How to Create and Practice a Home Fire Escape Plan

A family looks at their home from the curb.
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Talking about fire safety with your family may not make for the most pleasant dinner conversation. Though it can be a frightening subject, having those tough conversations — and working together to create a family escape plan — could mean the difference between life and death if the unthinkable ever happens.

According to the American Red Cross, there are several things you can do to prepare for a fire in your home, including:

  • Create a communication plan so everyone knows how to contact one another in the event you’re separated
  • Have practice drills at least two times each year
  • Install smoke alarms according to guidelines and test them often
  • Let your children hear what your smoke alarms sound like, and make sure they understand that’s when it’s time to initiate your escape plan
  • Practice “Stop, Drop and Roll”
  • Put a plan in place that includes two escape routes from every room and a safe place to meet outside
  • Talk about the importance of dialing 911 as the first step

Involve the Whole Family

Planning your escape should involve everyone in your family. Sit down together and draw a map of the inside of your home. It’s an excellent way to get children engaged in the process without creating fear and anxiety. Draw two exit routes out of each room on the map and a path outside from each exit. This will help everyone visualize the escape routes and ensure you have a clear plan in place.

Practice Makes Perfect

A fire can start anywhere at any time, so it’s essential to practice your home fire drills a couple of times a year. Always practice your escape plan at different times of the day or night and try different ways each time. You can follow these simple steps to create your own fire drill:

  • Have your children go to their bedrooms to wait for the drill to start
  • Put one adult in charge of triggering the smoke detector
  • Sound the alarm and, using a timer, see how long it takes everyone to reach your safe spot (your goal should be everyone reaching your safe place in under two minutes)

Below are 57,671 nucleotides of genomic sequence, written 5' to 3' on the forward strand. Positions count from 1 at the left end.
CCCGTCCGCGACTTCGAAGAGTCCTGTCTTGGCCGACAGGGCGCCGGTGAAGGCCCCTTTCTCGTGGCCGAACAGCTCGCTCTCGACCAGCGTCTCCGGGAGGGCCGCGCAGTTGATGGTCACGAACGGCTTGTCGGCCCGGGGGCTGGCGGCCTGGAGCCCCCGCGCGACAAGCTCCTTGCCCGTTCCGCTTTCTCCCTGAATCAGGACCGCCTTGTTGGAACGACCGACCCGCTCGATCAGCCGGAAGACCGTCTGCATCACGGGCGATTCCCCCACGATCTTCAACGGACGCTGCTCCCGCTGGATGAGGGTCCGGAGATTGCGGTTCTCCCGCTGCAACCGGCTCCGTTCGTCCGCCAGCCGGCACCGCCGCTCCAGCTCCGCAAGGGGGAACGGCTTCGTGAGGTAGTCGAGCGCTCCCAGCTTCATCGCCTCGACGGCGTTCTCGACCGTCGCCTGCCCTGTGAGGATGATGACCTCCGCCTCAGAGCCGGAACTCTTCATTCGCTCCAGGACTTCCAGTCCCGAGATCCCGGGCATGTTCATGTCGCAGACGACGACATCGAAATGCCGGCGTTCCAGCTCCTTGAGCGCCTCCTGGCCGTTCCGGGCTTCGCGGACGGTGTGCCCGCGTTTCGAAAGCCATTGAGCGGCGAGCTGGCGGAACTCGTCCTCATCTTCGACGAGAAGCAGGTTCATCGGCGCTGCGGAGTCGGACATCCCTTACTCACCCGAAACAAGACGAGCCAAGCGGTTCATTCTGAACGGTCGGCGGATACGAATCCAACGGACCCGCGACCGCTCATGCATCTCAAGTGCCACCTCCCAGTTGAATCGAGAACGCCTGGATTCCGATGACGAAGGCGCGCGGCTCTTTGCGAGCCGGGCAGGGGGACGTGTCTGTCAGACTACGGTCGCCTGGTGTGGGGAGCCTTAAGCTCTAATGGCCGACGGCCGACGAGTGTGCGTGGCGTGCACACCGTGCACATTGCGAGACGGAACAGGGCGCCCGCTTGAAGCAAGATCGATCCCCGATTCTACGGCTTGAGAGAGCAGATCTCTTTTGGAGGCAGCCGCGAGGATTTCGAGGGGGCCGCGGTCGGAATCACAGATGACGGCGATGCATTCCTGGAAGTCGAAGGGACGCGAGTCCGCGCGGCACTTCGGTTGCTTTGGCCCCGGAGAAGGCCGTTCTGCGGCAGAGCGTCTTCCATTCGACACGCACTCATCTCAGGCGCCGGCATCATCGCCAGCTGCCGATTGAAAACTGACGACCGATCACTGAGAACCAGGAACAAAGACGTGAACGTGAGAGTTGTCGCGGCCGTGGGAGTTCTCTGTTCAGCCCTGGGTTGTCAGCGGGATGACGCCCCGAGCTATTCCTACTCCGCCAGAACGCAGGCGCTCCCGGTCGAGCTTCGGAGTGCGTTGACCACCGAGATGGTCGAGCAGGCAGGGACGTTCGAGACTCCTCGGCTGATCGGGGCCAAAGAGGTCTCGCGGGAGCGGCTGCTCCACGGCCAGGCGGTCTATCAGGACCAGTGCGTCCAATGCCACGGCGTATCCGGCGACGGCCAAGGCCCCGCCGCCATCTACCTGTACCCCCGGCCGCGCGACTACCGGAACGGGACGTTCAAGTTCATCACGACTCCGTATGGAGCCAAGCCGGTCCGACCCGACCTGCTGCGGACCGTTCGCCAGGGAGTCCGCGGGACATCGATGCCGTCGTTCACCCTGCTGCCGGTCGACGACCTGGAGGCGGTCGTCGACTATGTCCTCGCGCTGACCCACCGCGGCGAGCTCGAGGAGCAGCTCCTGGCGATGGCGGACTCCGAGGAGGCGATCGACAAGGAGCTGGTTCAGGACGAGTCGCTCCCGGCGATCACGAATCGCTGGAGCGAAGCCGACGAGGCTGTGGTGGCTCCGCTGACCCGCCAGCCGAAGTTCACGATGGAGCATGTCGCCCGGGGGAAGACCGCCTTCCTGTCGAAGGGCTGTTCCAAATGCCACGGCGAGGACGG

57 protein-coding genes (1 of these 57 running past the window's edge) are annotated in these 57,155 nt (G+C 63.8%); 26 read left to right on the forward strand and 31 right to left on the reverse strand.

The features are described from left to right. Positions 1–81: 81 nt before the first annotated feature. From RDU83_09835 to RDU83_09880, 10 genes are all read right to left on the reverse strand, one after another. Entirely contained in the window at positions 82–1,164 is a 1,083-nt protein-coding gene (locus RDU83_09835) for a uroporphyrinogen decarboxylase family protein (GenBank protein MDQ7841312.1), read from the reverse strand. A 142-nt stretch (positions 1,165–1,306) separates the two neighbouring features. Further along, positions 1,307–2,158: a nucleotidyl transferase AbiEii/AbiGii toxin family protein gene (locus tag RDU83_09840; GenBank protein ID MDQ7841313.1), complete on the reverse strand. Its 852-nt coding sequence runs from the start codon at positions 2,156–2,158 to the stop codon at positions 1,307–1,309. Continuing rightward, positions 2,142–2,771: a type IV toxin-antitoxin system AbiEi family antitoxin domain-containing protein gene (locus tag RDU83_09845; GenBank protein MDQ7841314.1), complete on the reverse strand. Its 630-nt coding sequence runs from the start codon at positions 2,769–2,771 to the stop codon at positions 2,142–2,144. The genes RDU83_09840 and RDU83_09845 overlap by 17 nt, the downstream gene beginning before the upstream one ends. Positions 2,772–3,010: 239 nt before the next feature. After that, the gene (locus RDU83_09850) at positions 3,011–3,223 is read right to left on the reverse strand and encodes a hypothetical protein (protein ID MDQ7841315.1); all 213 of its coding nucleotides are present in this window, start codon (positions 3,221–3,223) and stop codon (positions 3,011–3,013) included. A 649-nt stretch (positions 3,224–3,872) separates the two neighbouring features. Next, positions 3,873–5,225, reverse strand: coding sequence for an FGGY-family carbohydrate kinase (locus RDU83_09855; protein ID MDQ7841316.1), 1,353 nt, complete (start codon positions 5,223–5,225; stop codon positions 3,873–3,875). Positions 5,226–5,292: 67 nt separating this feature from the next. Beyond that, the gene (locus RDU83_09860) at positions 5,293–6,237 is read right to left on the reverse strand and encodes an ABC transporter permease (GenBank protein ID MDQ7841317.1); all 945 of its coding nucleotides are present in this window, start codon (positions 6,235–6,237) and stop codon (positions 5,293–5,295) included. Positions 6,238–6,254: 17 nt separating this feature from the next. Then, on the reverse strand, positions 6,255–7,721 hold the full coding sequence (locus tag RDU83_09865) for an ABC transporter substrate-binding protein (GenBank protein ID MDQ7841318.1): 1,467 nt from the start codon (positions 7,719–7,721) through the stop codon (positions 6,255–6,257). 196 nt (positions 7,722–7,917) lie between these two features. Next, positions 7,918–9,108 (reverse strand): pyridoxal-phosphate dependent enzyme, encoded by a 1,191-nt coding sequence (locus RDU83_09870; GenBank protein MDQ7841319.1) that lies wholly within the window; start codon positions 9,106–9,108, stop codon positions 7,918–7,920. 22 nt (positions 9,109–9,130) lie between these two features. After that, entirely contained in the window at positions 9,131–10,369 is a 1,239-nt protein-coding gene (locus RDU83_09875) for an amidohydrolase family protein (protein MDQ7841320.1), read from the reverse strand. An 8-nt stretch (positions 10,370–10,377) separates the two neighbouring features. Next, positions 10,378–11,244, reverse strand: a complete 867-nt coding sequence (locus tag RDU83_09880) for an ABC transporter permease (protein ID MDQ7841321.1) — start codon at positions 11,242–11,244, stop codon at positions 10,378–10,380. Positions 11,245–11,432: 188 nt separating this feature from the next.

Prepare Your Children

While we all expect younger children to become scared and confused during an emergency, we sometimes forget the anxiety we can cause just talking about the possibility. Start the conversation by sharing that it’s scary for adults too, and let them know it’s okay to let their feelings out. The more you talk about emergency preparedness, the more they’ll come to understand it’s importance, and the less anxiety they’ll experience.

During your conversations, be sure to emphasize that they:

  • Shouldn’t be afraid of firefighters who are there to help them
  • Should get low where the air is less smoky
  • Should never go back inside a burning building for any reason
  • Should “Stop, Drop and Roll” if their clothing catches on fire

The Best Laid Plans Can Save Lives

While it’s unlikely you’ll ever have to escape from a burning home, it’s always better to be safe than sorry. Taking a few minutes to create an escape plan and to practice it from time to time can protect you and your loved ones.

Protecting your whole health means being prepared for any emergency (which can happen anywhere at any time). And to ease your mind, consider taking a minute to know where to go if you or a family member needs emergency medical help. Our Emergency Department location finder is a good place to start.

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